Despite the new speed, Spurrier says there will be a familiar face returning kicks to start the season – D.J. Swearinger.
"D.J is probably going to be our first kickoff return guy because he hits it hard and breaks some arm tackles," Spurrier said. "He's a physical young man."
Spurrier is not sure who will return punts yet, but look for Byrd, Ellington, and Stephon Gilmore to get a hard look.
New special team's coach John Butler's biggest job will be finding a consistent punter. Though Patrick Fish and Mike Williamson have had some impressive punts, both are struggling to find consistency. With field position so important in the SEC, the Gamecocks cannot afford to have 20 yard punts this season. Spurrier believes he has the right man for the job to figure it out.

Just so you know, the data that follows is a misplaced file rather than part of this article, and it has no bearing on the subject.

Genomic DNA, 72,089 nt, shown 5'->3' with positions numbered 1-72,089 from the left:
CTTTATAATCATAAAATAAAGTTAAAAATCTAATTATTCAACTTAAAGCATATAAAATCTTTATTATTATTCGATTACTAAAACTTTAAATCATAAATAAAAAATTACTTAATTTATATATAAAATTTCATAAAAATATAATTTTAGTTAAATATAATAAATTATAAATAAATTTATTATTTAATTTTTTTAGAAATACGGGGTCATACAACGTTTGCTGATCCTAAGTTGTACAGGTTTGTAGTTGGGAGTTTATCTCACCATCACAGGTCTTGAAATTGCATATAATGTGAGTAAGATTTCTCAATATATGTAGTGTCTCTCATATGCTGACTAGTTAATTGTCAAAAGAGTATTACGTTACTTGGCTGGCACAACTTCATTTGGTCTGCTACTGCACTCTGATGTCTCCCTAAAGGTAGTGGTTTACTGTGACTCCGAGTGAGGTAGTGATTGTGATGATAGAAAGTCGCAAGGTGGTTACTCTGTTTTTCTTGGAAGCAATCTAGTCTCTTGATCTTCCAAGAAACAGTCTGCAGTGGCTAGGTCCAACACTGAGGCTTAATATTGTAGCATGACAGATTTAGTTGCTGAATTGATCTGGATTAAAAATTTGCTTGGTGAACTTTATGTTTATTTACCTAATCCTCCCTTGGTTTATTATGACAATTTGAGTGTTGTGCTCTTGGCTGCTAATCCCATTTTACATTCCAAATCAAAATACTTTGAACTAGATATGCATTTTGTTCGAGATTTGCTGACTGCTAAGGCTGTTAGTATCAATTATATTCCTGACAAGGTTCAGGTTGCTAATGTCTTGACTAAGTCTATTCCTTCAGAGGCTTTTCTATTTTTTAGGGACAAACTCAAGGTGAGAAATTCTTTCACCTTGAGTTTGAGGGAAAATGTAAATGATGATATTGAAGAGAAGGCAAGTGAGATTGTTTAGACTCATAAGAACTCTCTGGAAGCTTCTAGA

"I'm pretty impressed with our special teams coach , John Butler," Spurrier said. "I know I say it every year but I truly believe our special teams are going to be better this year. One of these years I'm going to be right. I think it's this year."
Ellington sets the record straight
The media was somewhat surprised to see a new face – Bruce Ellington – enter the press conference room with the offensive players Sunday. It soon became very clear why he was there when Spurrier entered the room.
"I asked Bruce to give the time frame and how he decided he wanted to play football to get the story straight," Spurrier said. "There was a misleading, fabricated story that I tried to recruit him and I jilted the basketball program. It wasn't true. But a lot of things we read aren't true."
Shortly after Ellington decided to play football, a local columnist wrote an article claiming Spurrier was trying to steal players away from the basketball team. That obviously wasn't true.
"I talked with coach Horn about wanting to come out and play football because I missed it," Ellington said. "I talked with him first before I ever came and talked with coach Spurrier about playing football. So, to get the story straight, coach Spurrier never talked with me until I went to him."
You can't always believe what you hear.